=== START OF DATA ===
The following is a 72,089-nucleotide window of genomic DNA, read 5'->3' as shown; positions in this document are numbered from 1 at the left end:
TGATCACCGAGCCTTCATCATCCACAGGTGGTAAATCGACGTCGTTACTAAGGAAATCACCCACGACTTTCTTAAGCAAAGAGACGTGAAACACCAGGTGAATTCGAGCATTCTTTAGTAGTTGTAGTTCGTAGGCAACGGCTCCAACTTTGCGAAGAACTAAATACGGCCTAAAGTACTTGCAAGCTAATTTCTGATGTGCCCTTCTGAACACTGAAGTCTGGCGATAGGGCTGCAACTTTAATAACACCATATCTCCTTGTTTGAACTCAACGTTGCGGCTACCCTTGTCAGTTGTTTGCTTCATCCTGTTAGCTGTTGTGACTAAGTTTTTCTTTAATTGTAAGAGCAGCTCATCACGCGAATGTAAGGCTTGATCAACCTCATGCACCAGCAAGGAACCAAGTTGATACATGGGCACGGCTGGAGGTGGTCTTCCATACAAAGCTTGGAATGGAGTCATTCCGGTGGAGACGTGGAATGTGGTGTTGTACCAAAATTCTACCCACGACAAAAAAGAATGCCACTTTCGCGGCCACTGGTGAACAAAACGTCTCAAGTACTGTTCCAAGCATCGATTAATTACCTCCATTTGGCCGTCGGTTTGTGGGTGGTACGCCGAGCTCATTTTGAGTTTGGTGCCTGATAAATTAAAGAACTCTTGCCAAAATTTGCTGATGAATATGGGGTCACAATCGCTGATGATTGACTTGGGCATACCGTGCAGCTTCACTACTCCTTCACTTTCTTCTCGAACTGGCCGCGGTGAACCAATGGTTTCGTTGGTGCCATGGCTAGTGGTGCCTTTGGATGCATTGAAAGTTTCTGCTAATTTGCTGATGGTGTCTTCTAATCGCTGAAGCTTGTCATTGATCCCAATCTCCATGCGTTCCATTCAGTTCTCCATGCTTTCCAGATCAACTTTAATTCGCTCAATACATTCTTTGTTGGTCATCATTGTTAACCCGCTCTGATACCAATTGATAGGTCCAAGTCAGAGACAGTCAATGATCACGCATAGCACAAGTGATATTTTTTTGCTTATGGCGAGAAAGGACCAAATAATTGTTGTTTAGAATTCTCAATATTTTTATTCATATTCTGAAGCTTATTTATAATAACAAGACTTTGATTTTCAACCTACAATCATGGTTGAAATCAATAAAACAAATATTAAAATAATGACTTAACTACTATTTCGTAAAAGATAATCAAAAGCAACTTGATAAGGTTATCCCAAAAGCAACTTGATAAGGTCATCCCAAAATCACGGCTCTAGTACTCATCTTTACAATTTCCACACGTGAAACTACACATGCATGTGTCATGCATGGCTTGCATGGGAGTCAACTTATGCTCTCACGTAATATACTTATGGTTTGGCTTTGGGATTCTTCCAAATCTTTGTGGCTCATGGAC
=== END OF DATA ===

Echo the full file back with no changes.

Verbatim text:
The following is a 72,089-nucleotide window of genomic DNA, read 5'->3' as shown; positions in this document are numbered from 1 at the left end:
TGATCACCGAGCCTTCATCATCCACAGGTGGTAAATCGACGTCGTTACTAAGGAAATCACCCACGACTTTCTTAAGCAAAGAGACGTGAAACACCAGGTGAATTCGAGCATTCTTTAGTAGTTGTAGTTCGTAGGCAACGGCTCCAACTTTGCGAAGAACTAAATACGGCCTAAAGTACTTGCAAGCTAATTTCTGATGTGCCCTTCTGAACACTGAAGTCTGGCGATAGGGCTGCAACTTTAATAACACCATATCTCCTTGTTTGAACTCAACGTTGCGGCTACCCTTGTCAGTTGTTTGCTTCATCCTGTTAGCTGTTGTGACTAAGTTTTTCTTTAATTGTAAGAGCAGCTCATCACGCGAATGTAAGGCTTGATCAACCTCATGCACCAGCAAGGAACCAAGTTGATACATGGGCACGGCTGGAGGTGGTCTTCCATACAAAGCTTGGAATGGAGTCATTCCGGTGGAGACGTGGAATGTGGTGTTGTACCAAAATTCTACCCACGACAAAAAAGAATGCCACTTTCGCGGCCACTGGTGAACAAAACGTCTCAAGTACTGTTCCAAGCATCGATTAATTACCTCCATTTGGCCGTCGGTTTGTGGGTGGTACGCCGAGCTCATTTTGAGTTTGGTGCCTGATAAATTAAAGAACTCTTGCCAAAATTTGCTGATGAATATGGGGTCACAATCGCTGATGATTGACTTGGGCATACCGTGCAGCTTCACTACTCCTTCACTTTCTTCTCGAACTGGCCGCGGTGAACCAATGGTTTCGTTGGTGCCATGGCTAGTGGTGCCTTTGGATGCATTGAAAGTTTCTGCTAATTTGCTGATGGTGTCTTCTAATCGCTGAAGCTTGTCATTGATCCCAATCTCCATGCGTTCCATTCAGTTCTCCATGCTTTCCAGATCAACTTTAATTCGCTCAATACATTCTTTGTTGGTCATCATTGTTAACCCGCTCTGATACCAATTGATAGGTCCAAGTCAGAGACAGTCAATGATCACGCATAGCACAAGTGATATTTTTTTGCTTATGGCGAGAAAGGACCAAATAATTGTTGTTTAGAATTCTCAATATTTTTATTCATATTCTGAAGCTTATTTATAATAACAAGACTTTGATTTTCAACCTACAATCATGGTTGAAATCAATAAAACAAATATTAAAATAATGACTTAACTACTATTTCGTAAAAGATAATCAAAAGCAACTTGATAAGGTTATCCCAAAAGCAACTTGATAAGGTCATCCCAAAATCACGGCTCTAGTACTCATCTTTACAATTTCCACACGTGAAACTACACATGCATGTGTCATGCATGGCTTGCATGGGAGTCAACTTATGCTCTCACGTAATATACTTATGGTTTGGCTTTGGGATTCTTCCAAATCTTTGTGGCTCATGGAC